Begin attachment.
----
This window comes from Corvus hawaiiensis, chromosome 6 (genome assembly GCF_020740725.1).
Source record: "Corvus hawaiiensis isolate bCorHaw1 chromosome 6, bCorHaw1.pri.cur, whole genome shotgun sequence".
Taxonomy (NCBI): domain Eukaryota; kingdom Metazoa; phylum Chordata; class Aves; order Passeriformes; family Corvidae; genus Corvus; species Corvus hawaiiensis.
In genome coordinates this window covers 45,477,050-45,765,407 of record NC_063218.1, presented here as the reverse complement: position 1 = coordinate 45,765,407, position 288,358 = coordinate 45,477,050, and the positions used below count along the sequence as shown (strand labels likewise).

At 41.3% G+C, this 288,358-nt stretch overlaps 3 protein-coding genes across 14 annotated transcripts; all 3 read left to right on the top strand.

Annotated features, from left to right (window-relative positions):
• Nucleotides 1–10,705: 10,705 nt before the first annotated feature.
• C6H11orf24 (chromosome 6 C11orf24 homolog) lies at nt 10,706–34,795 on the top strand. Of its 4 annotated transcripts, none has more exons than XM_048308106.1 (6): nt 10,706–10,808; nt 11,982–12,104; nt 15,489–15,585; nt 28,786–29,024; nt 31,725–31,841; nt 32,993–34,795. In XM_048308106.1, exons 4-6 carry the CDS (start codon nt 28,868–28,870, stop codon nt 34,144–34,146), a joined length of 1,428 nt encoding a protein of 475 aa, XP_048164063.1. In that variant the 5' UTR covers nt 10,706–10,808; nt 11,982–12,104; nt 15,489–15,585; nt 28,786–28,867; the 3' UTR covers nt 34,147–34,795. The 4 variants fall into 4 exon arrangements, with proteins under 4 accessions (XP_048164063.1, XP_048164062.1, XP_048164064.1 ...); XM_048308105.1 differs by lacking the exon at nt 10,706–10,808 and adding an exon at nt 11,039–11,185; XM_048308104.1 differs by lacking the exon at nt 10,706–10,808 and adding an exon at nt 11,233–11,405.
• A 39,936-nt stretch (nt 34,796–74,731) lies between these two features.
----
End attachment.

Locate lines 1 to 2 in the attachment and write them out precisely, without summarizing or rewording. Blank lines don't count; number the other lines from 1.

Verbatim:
This window comes from Corvus hawaiiensis, chromosome 6 (genome assembly GCF_020740725.1).
Source record: "Corvus hawaiiensis isolate bCorHaw1 chromosome 6, bCorHaw1.pri.cur, whole genome shotgun sequence".